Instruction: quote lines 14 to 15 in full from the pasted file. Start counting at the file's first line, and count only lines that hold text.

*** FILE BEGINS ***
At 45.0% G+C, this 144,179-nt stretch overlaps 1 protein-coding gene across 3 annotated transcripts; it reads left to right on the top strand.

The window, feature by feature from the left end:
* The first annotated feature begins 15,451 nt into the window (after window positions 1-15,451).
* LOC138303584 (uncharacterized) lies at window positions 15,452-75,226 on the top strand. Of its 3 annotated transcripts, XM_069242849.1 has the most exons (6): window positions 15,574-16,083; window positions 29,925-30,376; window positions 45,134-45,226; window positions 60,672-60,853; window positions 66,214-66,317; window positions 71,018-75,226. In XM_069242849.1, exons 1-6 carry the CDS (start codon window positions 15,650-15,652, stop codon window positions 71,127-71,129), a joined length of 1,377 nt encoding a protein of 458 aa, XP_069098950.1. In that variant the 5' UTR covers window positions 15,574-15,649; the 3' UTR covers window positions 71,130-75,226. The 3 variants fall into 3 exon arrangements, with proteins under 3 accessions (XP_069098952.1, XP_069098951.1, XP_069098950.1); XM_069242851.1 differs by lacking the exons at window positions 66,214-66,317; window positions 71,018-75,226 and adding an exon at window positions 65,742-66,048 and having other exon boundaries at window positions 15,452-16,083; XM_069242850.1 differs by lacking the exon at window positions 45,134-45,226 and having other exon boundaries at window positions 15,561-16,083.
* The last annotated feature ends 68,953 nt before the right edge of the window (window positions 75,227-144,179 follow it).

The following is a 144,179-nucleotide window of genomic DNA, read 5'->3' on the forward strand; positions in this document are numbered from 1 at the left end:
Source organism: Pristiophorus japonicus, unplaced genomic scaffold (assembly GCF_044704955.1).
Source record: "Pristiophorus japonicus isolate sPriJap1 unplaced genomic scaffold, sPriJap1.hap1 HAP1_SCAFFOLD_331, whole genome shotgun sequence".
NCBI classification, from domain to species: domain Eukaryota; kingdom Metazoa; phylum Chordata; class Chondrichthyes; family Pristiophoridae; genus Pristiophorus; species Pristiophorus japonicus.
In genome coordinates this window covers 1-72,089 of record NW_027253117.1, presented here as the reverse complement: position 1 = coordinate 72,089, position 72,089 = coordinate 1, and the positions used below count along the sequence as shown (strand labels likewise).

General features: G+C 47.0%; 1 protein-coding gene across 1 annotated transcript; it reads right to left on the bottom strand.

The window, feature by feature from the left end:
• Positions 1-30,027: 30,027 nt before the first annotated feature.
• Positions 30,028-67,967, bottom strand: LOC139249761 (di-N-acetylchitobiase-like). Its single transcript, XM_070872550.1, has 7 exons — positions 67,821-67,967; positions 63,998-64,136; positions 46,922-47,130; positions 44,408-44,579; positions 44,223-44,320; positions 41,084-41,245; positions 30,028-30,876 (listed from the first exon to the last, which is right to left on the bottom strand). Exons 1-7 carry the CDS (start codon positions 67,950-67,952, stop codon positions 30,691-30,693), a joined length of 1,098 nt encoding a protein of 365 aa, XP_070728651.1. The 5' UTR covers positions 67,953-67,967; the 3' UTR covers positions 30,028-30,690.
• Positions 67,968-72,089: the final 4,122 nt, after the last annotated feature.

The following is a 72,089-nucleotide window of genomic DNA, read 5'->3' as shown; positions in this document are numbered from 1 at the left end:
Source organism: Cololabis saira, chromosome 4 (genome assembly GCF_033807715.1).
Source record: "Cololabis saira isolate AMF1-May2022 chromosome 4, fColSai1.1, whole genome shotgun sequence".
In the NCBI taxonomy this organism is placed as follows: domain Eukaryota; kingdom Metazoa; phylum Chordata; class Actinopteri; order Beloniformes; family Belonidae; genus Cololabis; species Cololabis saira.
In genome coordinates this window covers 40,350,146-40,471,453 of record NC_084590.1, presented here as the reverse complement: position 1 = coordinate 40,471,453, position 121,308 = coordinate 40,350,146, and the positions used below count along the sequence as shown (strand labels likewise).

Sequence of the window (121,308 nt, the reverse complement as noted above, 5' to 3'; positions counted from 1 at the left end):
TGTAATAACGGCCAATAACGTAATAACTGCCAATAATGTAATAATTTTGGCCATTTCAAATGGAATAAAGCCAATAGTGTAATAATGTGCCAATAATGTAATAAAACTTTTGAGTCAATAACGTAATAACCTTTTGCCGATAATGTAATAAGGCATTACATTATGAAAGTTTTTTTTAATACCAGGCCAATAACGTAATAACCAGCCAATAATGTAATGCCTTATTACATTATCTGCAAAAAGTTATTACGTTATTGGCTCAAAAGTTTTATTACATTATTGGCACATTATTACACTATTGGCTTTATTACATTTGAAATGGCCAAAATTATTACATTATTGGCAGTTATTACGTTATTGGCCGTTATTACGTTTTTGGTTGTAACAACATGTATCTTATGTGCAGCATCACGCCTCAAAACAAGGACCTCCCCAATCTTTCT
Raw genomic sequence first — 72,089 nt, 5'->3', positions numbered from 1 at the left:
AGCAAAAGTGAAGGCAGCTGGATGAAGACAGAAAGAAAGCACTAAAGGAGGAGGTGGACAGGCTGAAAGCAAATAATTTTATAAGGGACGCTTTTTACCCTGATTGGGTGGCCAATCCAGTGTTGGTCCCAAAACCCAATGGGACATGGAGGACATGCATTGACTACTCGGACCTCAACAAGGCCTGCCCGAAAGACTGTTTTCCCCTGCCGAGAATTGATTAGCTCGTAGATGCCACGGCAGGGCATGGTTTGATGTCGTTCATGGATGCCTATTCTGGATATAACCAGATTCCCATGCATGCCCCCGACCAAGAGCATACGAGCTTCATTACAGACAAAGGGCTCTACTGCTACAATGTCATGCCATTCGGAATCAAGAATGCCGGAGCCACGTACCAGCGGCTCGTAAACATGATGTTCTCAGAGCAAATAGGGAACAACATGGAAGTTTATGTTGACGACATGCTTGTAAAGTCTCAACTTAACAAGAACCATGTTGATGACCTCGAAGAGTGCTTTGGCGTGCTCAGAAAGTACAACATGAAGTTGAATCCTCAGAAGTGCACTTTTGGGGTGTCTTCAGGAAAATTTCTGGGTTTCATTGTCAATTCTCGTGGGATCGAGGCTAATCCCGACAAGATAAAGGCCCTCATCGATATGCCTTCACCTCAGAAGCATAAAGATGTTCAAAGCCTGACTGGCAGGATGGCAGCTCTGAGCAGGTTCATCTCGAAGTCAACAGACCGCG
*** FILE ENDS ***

• Positions 30,028-67,967, bottom strand: LOC139249761 (di-N-acetylchitobiase-like). Its single transcript, XM_070872550.1, has 7 exons — positions 67,821-67,967; positions 63,998-64,136; positions 46,922-47,130; positions 44,408-44,579; positions 44,223-44,320; positions 41,084-41,245; positions 30,028-30,876 (listed from the first exon to the last, which is right to left on the bottom strand). Exons 1-7 carry the CDS (start codon positions 67,950-67,952, stop codon positions 30,691-30,693), a joined length of 1,098 nt encoding a protein of 365 aa, XP_070728651.1. The 5' UTR covers positions 67,953-67,967; the 3' UTR covers positions 30,028-30,690.
• Positions 67,968-72,089: the final 4,122 nt, after the last annotated feature.